The Larkfleet Group of Companies is developing a solar thermal technology under the brand name Solar Steam. An experimental prototype system has been tested alongside its headquarters in Bourne, Lincolnshire, and further development is now taking place in Mexico and India.

The Technology

Current concentrated solar thermal (CST) technologies use mirrors as reflectors to focus the solar radiation.

The Solar Steam technology represents an innovative system to concentrate the solar radiation. The key differentiator is the use of plastic Fresnel lenses instead of glass reflectors. Fresnel lenses are more flexible in optical design and less expensive in manufacturing when compared to conventional mirrors.

The Solar Steam experimental prototype pictured on this website was tested alongside the Larkfleet head office in Bourne, UK. It was the first real scale solar thermal linear concentrator using Fresnel lenses.

European and international patent applications have been made.

The market opportunity

The heat demand for industry represents 76 per cent of the sector's total final energy consumption and 57 per cent of this energy is needed at low or medium temperatures. The potential installation capacity for CST systems is estimated to be 60 GW in 2050.

Solar Steam has been developed to meet this vast demand from industry. The system might also be used to desalinate sea water or purify polluted water to produce clean drinking water.

Although the first prototype was installed in UK, the major market opportunity is likely to be in warmer countries where the direct radiation from the sun is higher and more consistent. .

The Prototype

The Solar Steam system consists of several rectangular Fresnel lenses which focus the sun's rays onto a metal tube filled with water. The frame carrying the Fresnel lenses rotates to track the movement of the sun through the sky during the day using a fully automatic system.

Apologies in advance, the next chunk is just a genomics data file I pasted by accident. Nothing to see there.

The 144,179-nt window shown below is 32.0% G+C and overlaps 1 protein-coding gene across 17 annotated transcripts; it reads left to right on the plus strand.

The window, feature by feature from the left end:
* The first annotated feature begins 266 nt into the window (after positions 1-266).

The experimental rig consisted of three modules having a total length of 13 metres (42 feet) and a height of 5.5 metres (18 feet) when extended to its maximum. There were 108 Fresnel lenses installed for a total aperture area of more than 75 m2.

Research and Development

Research and development

The experimental Solar Steam rig provided an opportunity for investigation of this new method of low carbon energy generation. It is another example of Larkfleet's commitment to innovation and energy efficiency.

Larkfleet has used this research and development opportunity to gain a better understanding of the technology involved and its possible uses. The system is now being tested in India and Mexico.

Larkfleet House

The Larkfleet Group of Companies

The Larkfleet Group of Companies is a privately-owned house building and development organisation with a strong record in creating high quality homes and communities. It specialises in building high-quality, energy-efficient housing and continually invests in research and the development of innovative new sustainable building designs, materials and construction methods.

It is also a provider of commercial and utility scale renewable energy schemes encompassing a wide range of renewables – particularly solar photovoltaic and biomass – as well as conventional energy sources.

Eco House

The current phase of testing

Larkfleet is currently involved in testing the Solar Steam concept in Mexico and India.

In Mexico Larkfleet is seeking to deliver a pre-commercial demonstration of Solar Steam at a site in Morelos in Mexico. Larkfleet will develop the pre-commercial demonstrator in collaboration with academic and industrial partners in Mexico and with the support of Queen Mary University of London. Larkfleet will contribute £160,000 to the total project budget of £800,000.

In India Larkfleet is developing a mobile version of its Solar Steam system designed to deliver renewable heat and power in remote areas of rural India. The two-year project will be delivered by Larkfleet in partnership with Cranfield University and an Indian solar collector manufacturer. The total budget is about £550,000 and Larkfleet is directly contributing £128,000 to see the project to fruition.